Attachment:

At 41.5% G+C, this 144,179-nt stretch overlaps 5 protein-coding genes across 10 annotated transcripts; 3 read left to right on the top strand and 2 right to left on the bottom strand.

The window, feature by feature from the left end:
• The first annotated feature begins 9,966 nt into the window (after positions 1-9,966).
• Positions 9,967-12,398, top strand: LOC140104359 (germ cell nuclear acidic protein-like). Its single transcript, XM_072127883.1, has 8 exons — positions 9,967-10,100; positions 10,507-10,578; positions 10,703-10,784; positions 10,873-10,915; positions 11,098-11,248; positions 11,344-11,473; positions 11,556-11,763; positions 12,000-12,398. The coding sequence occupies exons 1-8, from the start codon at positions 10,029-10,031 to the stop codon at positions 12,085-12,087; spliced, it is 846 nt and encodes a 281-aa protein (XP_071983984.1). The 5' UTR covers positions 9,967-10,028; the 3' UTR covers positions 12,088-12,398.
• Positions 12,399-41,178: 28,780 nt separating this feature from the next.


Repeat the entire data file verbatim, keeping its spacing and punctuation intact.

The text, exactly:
At 41.5% G+C, this 144,179-nt stretch overlaps 5 protein-coding genes across 10 annotated transcripts; 3 read left to right on the top strand and 2 right to left on the bottom strand.

The window, feature by feature from the left end:
• The first annotated feature begins 9,966 nt into the window (after positions 1-9,966).
• Positions 9,967-12,398, top strand: LOC140104359 (germ cell nuclear acidic protein-like). Its single transcript, XM_072127883.1, has 8 exons — positions 9,967-10,100; positions 10,507-10,578; positions 10,703-10,784; positions 10,873-10,915; positions 11,098-11,248; positions 11,344-11,473; positions 11,556-11,763; positions 12,000-12,398. The coding sequence occupies exons 1-8, from the start codon at positions 10,029-10,031 to the stop codon at positions 12,085-12,087; spliced, it is 846 nt and encodes a 281-aa protein (XP_071983984.1). The 5' UTR covers positions 9,967-10,028; the 3' UTR covers positions 12,088-12,398.
• Positions 12,399-41,178: 28,780 nt separating this feature from the next.